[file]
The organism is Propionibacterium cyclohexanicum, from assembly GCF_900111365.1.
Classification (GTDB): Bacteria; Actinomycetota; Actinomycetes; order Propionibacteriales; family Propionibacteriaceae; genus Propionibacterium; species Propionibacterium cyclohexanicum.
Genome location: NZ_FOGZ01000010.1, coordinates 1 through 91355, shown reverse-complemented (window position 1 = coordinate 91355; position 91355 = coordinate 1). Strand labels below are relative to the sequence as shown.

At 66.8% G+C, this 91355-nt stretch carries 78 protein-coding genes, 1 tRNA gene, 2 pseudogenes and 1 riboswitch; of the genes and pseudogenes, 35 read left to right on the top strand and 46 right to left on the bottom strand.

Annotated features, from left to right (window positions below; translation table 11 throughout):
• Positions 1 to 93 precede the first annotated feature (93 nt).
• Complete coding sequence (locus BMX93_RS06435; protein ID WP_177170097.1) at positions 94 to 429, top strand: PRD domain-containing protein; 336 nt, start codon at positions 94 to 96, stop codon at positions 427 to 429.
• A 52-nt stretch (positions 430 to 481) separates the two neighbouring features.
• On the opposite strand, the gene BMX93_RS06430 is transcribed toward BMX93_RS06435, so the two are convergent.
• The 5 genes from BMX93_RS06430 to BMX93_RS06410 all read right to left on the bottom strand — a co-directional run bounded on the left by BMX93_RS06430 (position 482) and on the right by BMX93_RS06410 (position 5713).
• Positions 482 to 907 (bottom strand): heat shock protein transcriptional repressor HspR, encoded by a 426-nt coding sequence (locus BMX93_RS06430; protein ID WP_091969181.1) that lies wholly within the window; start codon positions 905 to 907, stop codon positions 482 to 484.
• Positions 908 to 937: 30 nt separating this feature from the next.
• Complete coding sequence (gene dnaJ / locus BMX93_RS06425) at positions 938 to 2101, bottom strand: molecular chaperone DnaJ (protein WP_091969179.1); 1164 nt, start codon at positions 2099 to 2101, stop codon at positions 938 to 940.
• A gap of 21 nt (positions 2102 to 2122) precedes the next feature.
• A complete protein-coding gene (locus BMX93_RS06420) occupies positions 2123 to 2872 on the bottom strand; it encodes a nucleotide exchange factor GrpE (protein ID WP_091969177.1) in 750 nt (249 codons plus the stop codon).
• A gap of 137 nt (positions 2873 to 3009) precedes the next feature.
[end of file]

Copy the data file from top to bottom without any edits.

The organism is Propionibacterium cyclohexanicum, from assembly GCF_900111365.1.
Classification (GTDB): Bacteria; Actinomycetota; Actinomycetes; order Propionibacteriales; family Propionibacteriaceae; genus Propionibacterium; species Propionibacterium cyclohexanicum.
Genome location: NZ_FOGZ01000010.1, coordinates 1 through 91355, shown reverse-complemented (window position 1 = coordinate 91355; position 91355 = coordinate 1). Strand labels below are relative to the sequence as shown.

At 66.8% G+C, this 91355-nt stretch carries 78 protein-coding genes, 1 tRNA gene, 2 pseudogenes and 1 riboswitch; of the genes and pseudogenes, 35 read left to right on the top strand and 46 right to left on the bottom strand.

Annotated features, from left to right (window positions below; translation table 11 throughout):
• Positions 1 to 93 precede the first annotated feature (93 nt).
• Complete coding sequence (locus BMX93_RS06435; protein ID WP_177170097.1) at positions 94 to 429, top strand: PRD domain-containing protein; 336 nt, start codon at positions 94 to 96, stop codon at positions 427 to 429.
• A 52-nt stretch (positions 430 to 481) separates the two neighbouring features.
• On the opposite strand, the gene BMX93_RS06430 is transcribed toward BMX93_RS06435, so the two are convergent.
• The 5 genes from BMX93_RS06430 to BMX93_RS06410 all read right to left on the bottom strand — a co-directional run bounded on the left by BMX93_RS06430 (position 482) and on the right by BMX93_RS06410 (position 5713).
• Positions 482 to 907 (bottom strand): heat shock protein transcriptional repressor HspR, encoded by a 426-nt coding sequence (locus BMX93_RS06430; protein ID WP_091969181.1) that lies wholly within the window; start codon positions 905 to 907, stop codon positions 482 to 484.
• Positions 908 to 937: 30 nt separating this feature from the next.
• Complete coding sequence (gene dnaJ / locus BMX93_RS06425) at positions 938 to 2101, bottom strand: molecular chaperone DnaJ (protein WP_091969179.1); 1164 nt, start codon at positions 2099 to 2101, stop codon at positions 938 to 940.
• A gap of 21 nt (positions 2102 to 2122) precedes the next feature.
• A complete protein-coding gene (locus BMX93_RS06420) occupies positions 2123 to 2872 on the bottom strand; it encodes a nucleotide exchange factor GrpE (protein ID WP_091969177.1) in 750 nt (249 codons plus the stop codon).
• A gap of 137 nt (positions 2873 to 3009) precedes the next feature.